This biography provides a stimulating and coherent blend of scientific and personal narratives describing the many achievements of the theoretical physicist Herbert Frohlich. For more than half a century, Frohlich was an internationally rewned and much respected figure who exerted a decisive influence, often as a 'man ahead of his time', in fields as diverse as meson theory and biology. Although best kwn for his contributions to the theory of dielectrics and superconductivity, he worked in many other fields, his most important legacy being the pioneering introduction quantum field-theoretical methods into condensed matter physics in 1952, which revolutionised the subsequent development of the subject. Gerard Hyland has written an absorbing and informative account, in which Herbert Frohlich's magnetic personality shines through.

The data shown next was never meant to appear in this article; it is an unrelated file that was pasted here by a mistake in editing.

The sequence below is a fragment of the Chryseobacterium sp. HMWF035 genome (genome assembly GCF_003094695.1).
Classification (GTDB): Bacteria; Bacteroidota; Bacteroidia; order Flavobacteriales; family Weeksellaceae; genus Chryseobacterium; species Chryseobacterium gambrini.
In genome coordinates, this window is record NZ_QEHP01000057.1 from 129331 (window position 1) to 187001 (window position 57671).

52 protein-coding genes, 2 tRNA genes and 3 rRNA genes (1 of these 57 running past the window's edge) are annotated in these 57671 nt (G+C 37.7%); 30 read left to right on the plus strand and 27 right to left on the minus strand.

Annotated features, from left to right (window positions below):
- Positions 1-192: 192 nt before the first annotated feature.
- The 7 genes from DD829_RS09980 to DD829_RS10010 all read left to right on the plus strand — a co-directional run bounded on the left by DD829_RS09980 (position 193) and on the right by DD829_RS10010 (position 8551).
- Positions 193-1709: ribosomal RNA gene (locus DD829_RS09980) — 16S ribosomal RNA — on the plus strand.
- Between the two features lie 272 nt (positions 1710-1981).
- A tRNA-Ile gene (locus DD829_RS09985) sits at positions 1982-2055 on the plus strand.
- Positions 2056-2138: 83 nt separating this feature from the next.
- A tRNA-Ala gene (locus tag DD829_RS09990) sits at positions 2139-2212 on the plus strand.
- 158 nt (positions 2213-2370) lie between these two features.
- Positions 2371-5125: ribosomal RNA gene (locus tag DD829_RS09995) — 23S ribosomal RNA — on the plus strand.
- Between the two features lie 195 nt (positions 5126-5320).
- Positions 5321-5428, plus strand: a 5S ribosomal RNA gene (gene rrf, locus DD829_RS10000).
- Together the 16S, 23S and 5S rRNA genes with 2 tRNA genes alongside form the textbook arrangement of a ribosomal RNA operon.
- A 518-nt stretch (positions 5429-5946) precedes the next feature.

Gerard Hyland was born in Birkenhead, Merseyside, UK in 1942, entered the University of Liverpool in 1961 and was Frohlich's last doctoral student, 1965-68. He taught theoretical physics at the University of Warwick 1968-2001, was consultant to the EU on the thermophysics of nuclear fuels and high temperature superconductors, 1980-2001 and in 1997 was elected a member of the International Institute of Biophysics in Neuss-Holzheim, Germany. He maintained close contact with Frohlich, collaborating with him on a number of research topics and contributing to his two Festschrifts.